After torrential rain Friday night, Saturday dawned clear and cool. Friend and plein air festival artist Bill Cramer called me at 6 a.m. to ask where I wanted to paint. It was still dark, but he was already in his car. Although I'd already been up for a couple of hours, I hadn't had coffee or breakfast. I'm no slacker, but I sure felt like one!
After a quick bowl of cereal and a quicker cup of coffee, I met Bill near Verkamp's, the old visitor center near the El Tovar lodge. We pulled on our packs and hiked east along the Rim Trail for views. And they were stupendous! We'd heard a lot about smoke from fires - all lightning-caused - and were a little worried that this would impact our painting. Nary a smoke molecule was to be seen.
Bill and I got separated and communicated by cell phone to ID our location to each other. We used the "million mile" markers on the trail to help us. The trail has little brass markers on it to identify the ages. The idea is that you can walk back and forth through time. At one point, I was painting at the 1730 million-years-ago mark, in the Paleoproterozoic era, when multicellular organisms were just coming into existence. On the way back, we spotted two condors on the ledge below the trail. They didn't seem to mind us watching them for awhile.
Bill Cramer at Work
After a lunch break, we headed over to Yaki Point. By then, clouds were rolling in and rising up, and a few spots of rain fell. I set up, anyway, and began to paint. I'm glad I did, because the rain moved south of me, and I was able to paint as long as I wanted. I had a few more curious onlookers at Yaki than I did on the Rim Trail; this was surprising, since Yaki is accessible only by shuttle bus (except for us lucky painters, who have been given special permission to drive in) and the trail near Verkamp's is in the heart of Tourist Land.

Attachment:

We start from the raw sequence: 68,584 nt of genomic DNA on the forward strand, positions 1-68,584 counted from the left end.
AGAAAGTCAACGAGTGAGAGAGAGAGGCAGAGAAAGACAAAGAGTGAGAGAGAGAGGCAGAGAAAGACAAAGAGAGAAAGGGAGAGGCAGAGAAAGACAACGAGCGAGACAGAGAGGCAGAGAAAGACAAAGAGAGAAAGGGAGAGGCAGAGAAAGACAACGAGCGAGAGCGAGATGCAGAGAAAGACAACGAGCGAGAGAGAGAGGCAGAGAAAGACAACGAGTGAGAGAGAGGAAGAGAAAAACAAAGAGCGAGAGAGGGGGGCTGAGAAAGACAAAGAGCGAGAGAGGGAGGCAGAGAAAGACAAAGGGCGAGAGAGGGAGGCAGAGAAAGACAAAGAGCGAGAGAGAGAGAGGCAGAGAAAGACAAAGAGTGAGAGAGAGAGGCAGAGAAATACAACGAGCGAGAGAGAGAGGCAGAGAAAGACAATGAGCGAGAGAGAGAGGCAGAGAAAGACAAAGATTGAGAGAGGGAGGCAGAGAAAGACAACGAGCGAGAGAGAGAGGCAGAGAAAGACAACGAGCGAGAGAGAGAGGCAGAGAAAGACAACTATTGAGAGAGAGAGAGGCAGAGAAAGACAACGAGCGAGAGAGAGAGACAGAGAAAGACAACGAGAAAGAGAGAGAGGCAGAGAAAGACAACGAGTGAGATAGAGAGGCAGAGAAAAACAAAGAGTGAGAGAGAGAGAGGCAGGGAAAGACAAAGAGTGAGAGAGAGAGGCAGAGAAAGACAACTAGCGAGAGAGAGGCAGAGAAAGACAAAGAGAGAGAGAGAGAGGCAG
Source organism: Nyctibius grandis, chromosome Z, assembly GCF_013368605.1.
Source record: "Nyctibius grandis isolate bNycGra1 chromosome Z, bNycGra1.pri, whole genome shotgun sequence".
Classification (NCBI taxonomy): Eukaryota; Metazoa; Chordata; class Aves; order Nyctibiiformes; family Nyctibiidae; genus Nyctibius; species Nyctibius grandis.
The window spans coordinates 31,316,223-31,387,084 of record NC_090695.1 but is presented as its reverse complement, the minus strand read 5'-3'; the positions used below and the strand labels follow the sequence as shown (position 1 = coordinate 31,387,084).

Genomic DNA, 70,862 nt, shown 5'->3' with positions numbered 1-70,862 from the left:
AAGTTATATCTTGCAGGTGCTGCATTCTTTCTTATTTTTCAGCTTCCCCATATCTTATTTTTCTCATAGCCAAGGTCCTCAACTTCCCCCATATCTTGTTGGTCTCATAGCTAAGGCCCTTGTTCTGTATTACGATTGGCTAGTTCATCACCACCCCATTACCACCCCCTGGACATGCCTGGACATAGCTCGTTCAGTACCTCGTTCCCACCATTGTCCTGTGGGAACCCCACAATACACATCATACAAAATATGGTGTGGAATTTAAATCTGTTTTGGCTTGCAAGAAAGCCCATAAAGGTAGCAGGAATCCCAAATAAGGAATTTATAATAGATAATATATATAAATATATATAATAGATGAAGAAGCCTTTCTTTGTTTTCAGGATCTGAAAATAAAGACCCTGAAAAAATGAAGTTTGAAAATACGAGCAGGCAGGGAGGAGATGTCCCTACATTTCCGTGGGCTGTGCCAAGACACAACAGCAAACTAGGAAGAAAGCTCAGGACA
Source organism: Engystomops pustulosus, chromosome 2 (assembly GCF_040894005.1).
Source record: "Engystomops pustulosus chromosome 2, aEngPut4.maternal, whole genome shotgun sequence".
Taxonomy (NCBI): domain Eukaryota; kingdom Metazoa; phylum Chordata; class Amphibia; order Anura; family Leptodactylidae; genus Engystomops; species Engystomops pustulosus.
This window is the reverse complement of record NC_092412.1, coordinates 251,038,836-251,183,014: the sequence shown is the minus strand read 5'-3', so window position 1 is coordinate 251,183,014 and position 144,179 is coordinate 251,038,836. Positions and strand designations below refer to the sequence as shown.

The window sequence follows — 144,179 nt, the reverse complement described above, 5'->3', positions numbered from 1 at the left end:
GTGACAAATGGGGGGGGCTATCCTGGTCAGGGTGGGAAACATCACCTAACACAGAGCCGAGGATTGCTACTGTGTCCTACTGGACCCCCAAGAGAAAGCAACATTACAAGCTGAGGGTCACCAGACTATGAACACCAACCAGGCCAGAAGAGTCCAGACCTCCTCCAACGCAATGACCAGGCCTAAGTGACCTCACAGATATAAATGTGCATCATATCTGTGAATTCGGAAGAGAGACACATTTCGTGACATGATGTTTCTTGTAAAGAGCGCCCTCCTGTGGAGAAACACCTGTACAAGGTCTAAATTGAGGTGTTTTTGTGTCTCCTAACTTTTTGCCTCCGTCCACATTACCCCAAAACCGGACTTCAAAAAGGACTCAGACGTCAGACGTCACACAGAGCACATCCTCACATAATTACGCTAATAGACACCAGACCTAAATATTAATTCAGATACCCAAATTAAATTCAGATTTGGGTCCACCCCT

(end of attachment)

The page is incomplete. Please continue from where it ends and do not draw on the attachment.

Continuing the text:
By 4 p.m., I was beat. I'd made 2 1/2 paintings - one I need to go back to finish. Every afternoon at 4, an artist is scheduled to give a public demonstration at Mather Point. I drove over to watch Linda Glover Gooch paint. I've met Linda before and was curious to watch her painting style. She wields a knife and a brush simultaneously. A thunderstorm was threatening, but it held off for the demo. Afterward, I pushed myself and headed over to Yavapai Point to do a little rain painting - a 5x7 - of the thunderstorm crossing the canyon to the west. I packed up when the lightning started to get a little close.
Linda Glover Gooch Demo
Below are two of the paintings from the day.